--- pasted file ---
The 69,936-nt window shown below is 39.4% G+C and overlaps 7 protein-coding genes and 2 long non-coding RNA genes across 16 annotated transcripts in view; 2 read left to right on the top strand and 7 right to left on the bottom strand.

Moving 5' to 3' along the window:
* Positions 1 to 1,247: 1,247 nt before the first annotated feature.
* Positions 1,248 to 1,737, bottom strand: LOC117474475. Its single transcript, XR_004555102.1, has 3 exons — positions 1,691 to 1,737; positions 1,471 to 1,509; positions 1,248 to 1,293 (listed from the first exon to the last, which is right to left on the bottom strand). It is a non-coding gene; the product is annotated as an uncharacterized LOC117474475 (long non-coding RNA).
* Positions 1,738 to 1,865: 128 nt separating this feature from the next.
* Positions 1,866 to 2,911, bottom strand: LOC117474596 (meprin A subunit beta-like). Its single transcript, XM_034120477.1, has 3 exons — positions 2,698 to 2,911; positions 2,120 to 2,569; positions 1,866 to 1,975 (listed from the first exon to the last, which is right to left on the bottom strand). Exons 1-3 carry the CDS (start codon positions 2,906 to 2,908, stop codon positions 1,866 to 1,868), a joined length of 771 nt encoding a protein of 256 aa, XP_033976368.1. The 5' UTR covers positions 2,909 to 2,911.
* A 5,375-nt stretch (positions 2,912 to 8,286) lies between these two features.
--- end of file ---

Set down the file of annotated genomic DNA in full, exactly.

The 69,936-nt window shown below is 39.4% G+C and overlaps 7 protein-coding genes and 2 long non-coding RNA genes across 16 annotated transcripts in view; 2 read left to right on the top strand and 7 right to left on the bottom strand.

Moving 5' to 3' along the window:
* Positions 1 to 1,247: 1,247 nt before the first annotated feature.
* Positions 1,248 to 1,737, bottom strand: LOC117474475. Its single transcript, XR_004555102.1, has 3 exons — positions 1,691 to 1,737; positions 1,471 to 1,509; positions 1,248 to 1,293 (listed from the first exon to the last, which is right to left on the bottom strand). It is a non-coding gene; the product is annotated as an uncharacterized LOC117474475 (long non-coding RNA).
* Positions 1,738 to 1,865: 128 nt separating this feature from the next.
* Positions 1,866 to 2,911, bottom strand: LOC117474596 (meprin A subunit beta-like). Its single transcript, XM_034120477.1, has 3 exons — positions 2,698 to 2,911; positions 2,120 to 2,569; positions 1,866 to 1,975 (listed from the first exon to the last, which is right to left on the bottom strand). Exons 1-3 carry the CDS (start codon positions 2,906 to 2,908, stop codon positions 1,866 to 1,868), a joined length of 771 nt encoding a protein of 256 aa, XP_033976368.1. The 5' UTR covers positions 2,909 to 2,911.
* A 5,375-nt stretch (positions 2,912 to 8,286) lies between these two features.